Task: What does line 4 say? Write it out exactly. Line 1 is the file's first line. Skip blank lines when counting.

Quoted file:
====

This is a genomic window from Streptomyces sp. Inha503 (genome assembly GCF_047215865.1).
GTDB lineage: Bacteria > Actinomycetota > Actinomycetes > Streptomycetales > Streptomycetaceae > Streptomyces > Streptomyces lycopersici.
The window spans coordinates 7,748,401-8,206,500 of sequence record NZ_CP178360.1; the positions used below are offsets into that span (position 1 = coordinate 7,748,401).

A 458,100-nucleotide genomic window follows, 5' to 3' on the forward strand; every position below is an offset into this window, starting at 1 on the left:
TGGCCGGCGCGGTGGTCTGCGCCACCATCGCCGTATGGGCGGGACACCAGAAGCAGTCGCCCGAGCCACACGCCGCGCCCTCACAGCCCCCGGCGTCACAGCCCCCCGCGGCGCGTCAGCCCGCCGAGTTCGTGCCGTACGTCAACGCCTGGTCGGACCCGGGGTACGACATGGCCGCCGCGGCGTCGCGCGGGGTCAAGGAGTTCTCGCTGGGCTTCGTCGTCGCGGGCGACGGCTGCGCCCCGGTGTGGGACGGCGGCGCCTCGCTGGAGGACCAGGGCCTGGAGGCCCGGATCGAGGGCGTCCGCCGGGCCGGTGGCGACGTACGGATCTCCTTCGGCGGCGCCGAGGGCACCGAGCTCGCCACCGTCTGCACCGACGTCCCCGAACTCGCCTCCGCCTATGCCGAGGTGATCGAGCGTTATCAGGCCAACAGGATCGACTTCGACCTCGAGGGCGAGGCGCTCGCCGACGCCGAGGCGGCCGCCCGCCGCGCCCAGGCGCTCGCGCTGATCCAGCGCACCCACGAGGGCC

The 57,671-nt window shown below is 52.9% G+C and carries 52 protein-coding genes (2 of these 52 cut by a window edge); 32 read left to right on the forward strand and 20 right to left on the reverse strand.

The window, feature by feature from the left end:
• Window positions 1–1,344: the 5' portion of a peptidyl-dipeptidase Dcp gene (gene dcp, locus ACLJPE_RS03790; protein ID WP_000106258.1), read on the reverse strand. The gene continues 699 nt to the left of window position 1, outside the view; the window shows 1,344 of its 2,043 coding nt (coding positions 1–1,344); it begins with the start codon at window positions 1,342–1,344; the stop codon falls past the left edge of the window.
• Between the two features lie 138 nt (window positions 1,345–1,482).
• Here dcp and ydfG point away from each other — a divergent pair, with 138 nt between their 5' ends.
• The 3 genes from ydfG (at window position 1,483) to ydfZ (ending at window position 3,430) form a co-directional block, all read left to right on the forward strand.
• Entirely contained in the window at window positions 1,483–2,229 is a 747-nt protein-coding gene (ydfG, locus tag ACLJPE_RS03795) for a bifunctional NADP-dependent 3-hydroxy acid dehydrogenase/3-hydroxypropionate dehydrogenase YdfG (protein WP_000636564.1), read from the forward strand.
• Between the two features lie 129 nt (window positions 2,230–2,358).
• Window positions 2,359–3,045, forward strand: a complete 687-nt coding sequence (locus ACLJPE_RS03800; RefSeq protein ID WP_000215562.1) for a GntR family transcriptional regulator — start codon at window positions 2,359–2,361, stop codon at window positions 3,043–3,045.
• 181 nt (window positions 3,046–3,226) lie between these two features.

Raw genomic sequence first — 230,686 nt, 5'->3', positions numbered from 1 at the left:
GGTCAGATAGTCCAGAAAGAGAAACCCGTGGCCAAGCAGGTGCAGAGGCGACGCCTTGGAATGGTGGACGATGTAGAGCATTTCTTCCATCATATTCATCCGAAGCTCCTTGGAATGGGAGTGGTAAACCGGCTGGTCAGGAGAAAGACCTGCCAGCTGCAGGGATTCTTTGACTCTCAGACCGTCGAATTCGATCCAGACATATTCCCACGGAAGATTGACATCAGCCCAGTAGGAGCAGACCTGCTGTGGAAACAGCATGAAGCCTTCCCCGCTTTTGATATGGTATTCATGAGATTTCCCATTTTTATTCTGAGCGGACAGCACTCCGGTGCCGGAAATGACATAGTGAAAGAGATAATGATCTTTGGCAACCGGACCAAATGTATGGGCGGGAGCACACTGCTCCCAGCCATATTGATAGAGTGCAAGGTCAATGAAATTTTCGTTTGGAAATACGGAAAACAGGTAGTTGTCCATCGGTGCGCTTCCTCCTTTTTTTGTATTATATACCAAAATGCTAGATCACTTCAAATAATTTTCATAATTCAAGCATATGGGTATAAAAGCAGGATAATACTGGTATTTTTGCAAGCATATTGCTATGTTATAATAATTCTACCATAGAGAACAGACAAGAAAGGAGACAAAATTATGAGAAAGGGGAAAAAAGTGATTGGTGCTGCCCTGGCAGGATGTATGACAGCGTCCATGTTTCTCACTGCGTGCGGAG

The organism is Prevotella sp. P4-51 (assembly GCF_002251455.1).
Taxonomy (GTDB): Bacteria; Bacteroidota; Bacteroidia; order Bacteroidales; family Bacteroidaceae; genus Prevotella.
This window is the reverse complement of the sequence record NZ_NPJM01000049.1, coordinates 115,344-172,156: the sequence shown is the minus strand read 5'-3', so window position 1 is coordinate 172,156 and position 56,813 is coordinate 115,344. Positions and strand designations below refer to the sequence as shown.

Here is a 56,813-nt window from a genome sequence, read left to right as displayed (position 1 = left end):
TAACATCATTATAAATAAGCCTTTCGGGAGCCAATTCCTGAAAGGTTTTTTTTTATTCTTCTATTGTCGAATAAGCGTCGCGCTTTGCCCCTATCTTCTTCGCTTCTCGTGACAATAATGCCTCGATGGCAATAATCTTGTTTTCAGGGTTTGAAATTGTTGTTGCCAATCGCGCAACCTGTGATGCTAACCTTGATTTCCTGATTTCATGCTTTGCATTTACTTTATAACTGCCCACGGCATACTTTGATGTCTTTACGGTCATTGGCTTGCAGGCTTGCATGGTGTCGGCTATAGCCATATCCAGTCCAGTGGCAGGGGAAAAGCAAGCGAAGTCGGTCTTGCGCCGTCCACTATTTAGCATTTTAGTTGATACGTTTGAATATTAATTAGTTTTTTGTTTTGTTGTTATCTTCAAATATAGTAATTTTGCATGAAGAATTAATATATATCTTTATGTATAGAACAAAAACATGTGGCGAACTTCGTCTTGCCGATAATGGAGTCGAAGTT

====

A 458,100-nucleotide genomic window follows, 5' to 3' on the forward strand; every position below is an offset into this window, starting at 1 on the left: